From your eyes...
Behind those eyes,
I wonder

Oh, Caroline... oh, oh, oh...
Oh, oh... Caroline...
Sometimes I wonder...
Oh... Caroline
Sometimes I,
Sometimes I wonder...

Total distance:  cyclo-computer 45.8 miles (73.3 km)
Total elevation climbed:  Altimeter 3280 ft (1000 m)
Temperature range:  77° F to 94° F (25° C to 34.4° C)

Ride conducted solo.

Saturday, January 19, 2008

Devil in red

Char Siew Pao Mei dropped her bike, a Scott CR1 (affectionately dubbed, CF Slut), off for some servicing. For a few days, I had fun tormenting her with wild tales of how I collected enough sand from her bike to build a small sandcastle  :-D

After a thorough drivetrain clean up (chain, rear cogs, chain rings, jockey pulleys), wash and teflon-polish, new fi'zi:k microtex bar tape and K:ium Arione Wing Flex saddle.


The 49 cm Scott CR1's new weight.

Placed beside Cloe, CF Slut risks being mistaken for a BMX bike  :-P


Saddle Height (fi'zi:k K:ium Arione Wing Flex) measured from top of saddle (along center of seatpost) to center of crank, non-drive side: 63.5 cm

Tip of saddle to center of handlebar (end of handlebar clamp, stem side): 43.2 cm

Ride safe!


Friday, January 18, 2008

Beyond 29er & panniers not for the bike

Brad rides The Big One™, an unicycle by Corker Cycles. It uses a 36" tire, quite possibly the largest diameter pneumatic cycle tire in the world.

Salty, lugging a pair of Wolf Pack Banzai™ pannier dog packs, accompanies him.

Another view of these curious dog panniers, this time on a trail I occasionally ride back in the San Francisco Bay Area: King Overlooking Coastline.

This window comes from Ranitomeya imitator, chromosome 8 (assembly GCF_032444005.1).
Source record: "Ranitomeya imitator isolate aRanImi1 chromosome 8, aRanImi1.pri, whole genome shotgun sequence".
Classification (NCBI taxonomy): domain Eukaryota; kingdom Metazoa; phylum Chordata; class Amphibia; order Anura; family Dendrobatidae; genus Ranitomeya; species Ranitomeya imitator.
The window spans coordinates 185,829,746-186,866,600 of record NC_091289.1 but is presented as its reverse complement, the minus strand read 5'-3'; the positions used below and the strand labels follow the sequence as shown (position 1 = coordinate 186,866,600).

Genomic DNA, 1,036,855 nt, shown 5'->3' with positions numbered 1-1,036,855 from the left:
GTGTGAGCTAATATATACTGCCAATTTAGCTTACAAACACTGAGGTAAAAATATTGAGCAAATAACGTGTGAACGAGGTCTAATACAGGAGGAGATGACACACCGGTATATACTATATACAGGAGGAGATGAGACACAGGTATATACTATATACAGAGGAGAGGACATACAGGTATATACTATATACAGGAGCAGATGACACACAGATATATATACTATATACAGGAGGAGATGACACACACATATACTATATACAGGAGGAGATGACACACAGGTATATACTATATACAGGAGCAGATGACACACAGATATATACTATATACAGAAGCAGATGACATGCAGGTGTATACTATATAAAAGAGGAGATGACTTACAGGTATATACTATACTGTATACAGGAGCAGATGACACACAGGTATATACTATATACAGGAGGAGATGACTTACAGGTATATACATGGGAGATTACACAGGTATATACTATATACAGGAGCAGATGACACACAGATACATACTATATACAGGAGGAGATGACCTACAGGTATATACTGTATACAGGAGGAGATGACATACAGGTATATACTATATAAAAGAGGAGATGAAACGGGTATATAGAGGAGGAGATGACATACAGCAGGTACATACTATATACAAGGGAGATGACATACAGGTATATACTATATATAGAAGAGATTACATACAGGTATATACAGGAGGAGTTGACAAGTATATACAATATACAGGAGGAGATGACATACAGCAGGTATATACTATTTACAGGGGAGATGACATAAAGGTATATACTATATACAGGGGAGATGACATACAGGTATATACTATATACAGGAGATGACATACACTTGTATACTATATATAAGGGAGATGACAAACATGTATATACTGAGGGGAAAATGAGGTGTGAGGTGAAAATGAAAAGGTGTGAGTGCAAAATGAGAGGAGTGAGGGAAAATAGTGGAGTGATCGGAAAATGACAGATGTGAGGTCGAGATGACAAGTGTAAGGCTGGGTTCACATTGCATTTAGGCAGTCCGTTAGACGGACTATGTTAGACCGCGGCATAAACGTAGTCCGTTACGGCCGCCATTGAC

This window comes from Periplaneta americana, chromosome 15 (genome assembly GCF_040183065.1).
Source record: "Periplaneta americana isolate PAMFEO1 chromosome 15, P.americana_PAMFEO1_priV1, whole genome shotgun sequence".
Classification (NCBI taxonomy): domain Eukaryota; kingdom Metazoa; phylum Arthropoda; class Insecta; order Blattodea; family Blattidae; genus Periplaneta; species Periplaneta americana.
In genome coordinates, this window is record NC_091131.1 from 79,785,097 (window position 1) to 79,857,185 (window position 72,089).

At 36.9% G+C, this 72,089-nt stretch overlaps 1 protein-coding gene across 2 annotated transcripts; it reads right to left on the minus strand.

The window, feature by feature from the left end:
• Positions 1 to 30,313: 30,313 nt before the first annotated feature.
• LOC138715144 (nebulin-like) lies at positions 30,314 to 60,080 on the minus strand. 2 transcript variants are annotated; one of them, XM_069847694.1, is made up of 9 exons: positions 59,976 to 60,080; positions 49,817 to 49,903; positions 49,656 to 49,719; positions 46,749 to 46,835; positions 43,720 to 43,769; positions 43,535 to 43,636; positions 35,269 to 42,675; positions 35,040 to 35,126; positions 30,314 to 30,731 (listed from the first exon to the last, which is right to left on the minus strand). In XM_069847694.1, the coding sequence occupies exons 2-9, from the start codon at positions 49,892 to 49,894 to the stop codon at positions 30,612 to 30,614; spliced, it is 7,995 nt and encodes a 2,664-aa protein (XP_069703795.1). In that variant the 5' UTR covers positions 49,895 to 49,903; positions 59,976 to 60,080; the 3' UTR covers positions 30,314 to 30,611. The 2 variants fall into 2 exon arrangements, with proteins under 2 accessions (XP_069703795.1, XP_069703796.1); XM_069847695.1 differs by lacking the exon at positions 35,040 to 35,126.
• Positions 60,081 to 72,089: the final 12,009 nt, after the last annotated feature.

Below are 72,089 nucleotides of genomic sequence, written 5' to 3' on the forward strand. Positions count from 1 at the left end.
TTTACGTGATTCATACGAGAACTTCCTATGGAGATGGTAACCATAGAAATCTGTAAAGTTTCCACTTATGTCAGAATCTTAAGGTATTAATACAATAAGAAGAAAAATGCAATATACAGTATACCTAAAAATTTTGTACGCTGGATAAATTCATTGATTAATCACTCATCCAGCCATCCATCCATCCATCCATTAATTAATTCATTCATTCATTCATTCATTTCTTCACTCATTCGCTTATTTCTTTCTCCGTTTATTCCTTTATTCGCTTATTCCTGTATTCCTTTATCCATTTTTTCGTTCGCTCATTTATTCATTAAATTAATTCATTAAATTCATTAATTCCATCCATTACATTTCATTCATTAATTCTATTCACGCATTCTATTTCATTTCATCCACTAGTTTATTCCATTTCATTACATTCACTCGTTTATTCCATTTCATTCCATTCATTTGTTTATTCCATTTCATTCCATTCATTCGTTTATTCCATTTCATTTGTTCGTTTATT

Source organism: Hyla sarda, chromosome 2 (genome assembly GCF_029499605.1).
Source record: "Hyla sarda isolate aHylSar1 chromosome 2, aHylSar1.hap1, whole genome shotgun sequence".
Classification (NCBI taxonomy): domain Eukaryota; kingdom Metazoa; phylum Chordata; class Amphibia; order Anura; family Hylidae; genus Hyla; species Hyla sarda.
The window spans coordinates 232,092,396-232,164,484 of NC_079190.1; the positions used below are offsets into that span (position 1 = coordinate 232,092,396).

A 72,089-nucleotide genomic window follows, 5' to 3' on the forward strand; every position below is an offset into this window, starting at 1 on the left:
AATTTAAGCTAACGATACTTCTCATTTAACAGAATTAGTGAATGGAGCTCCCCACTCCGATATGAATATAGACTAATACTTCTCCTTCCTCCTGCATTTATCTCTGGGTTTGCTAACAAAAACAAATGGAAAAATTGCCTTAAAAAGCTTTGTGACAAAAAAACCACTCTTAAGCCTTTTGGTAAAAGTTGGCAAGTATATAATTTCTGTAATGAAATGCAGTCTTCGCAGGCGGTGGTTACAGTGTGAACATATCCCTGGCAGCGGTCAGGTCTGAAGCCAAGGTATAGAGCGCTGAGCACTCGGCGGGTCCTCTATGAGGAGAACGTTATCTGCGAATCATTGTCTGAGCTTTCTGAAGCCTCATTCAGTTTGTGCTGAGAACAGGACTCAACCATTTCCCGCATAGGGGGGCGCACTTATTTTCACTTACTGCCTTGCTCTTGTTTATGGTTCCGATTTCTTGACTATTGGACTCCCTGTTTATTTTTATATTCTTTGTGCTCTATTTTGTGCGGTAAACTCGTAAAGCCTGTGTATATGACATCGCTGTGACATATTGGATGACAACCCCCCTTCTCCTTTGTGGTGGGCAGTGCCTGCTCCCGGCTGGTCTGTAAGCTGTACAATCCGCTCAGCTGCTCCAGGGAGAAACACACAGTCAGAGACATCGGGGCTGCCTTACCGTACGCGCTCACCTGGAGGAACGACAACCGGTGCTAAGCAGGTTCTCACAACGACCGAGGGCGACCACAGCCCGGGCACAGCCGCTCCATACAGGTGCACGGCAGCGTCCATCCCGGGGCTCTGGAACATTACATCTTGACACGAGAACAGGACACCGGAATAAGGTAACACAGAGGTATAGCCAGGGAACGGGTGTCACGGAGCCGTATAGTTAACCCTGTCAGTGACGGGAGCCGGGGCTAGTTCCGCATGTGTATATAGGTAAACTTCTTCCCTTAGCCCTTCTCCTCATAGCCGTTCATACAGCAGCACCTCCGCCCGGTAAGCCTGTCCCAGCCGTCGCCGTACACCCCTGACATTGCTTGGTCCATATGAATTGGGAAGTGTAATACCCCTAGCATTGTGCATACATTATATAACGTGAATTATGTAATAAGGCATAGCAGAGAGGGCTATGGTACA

More on backpacking with your dog.

Hat tip: ling the merciless & maximuz.

Further reading
One Wheel — Many Spokes: USA by Unicycle
Coast To Coast 2K6: 3556 miles across USA on Unicycle

Tuesday, January 15, 2008

Moonshining Energy Supplements I

As you all know, I swear by GU Energy Gel. It works very well on my body. So well, in fact, I sometimes abuse it to undertake rides I'm not fit enough for  :-P

The spirit of inquiry Curiosity Boredom and a masochistic streak spurred me to undertake an experiment with a homemade energy supplement.

Ride 1 (non-stop)
12:30 AM, 10 January, 2008
Elevation climbed:  1310 ft (399 m)
4 hours 13 minutes 0 seconds
Average speed:  15.6 mph (24.96 km/h)
Maximum speed:  28 mph (44.8 km/h)
Distance:  65.6 miles (104.96 km)
Supplement:  None. 40 fl. oz. (1.18 liter) of plain water.

Ride 2 (non-stop)
1:00 AM, 14 January, 2008
Elevation climbed:  1260 ft (384 m)
3 hours 59 minutes 10 seconds
Average speed:  16.3 mph (26.08 km/h))
Maximum speed:  28 mph (44.8 km/h)
Distance:  65.1 miles (104.16 km)
Supplement:  176 grams of Dextrose Monohydrate + 1/10 teaspoon of Sodium Chloride dissolved in 40 fl. oz. (1.18 liter) of water.

Cost of Dextrose Monohydrate:  SG$1.80 (USD$1.26)
Cost of table salt:  negligible
Energy value:  660 calories

Compared to Ride 1, I didn't feel as tired in Ride 2 after the 2.5 hour mark. I was also consistently faster at my various checkpoints.

Checkpoint A (Upper Serangoon Road & Tampines Road)
Ride 1:  1 hour 1 minute
Ride 2:  1 hour

Checkpoint B (Loyang Avenue & Changi Village Road)
Ride 1:  2 hours
Ride 2:  1 hour 57 minutes 34 seconds

Of course, this homemade concoction lacks potassium, amino acids, and glutamine. I suspect the muscle aches (which were significant) after climbing South Buena Vista Road, Holland Road, and Clementi Road, were due to that. Of course, caffeine can't hurt  :-P

Effort-wise, apart from the climbs, the pace of both rides was at 60-70% of maximum heart rate as I wanted to burn fat. Tip:  a rough but useful gauge is, if you feel too out of breath to carry on a conversation, you are probably pushing too hard.

There were no other rides between the 2 rides. The faster timing of Ride 2 cannot be attributed to training (there was none) or weather (weather conditions were largely identical).

While the time difference (between Ride 1 and Ride 2) is very significant in a race, or even a group ride, it is of too small a value to bother when touring. I sometimes take 45 minutes to compose a picture (e.g. waiting for a car, motorbike, or hiker to disappear over a ridge), so saving 13 to 14 minutes mean very little to me. The main point for supplements here would be comfort.

'Missed the target I set with Char Siew Pao Mei (i.e. average speed of 27 km/h), but, all in all, still a rather fun experiment.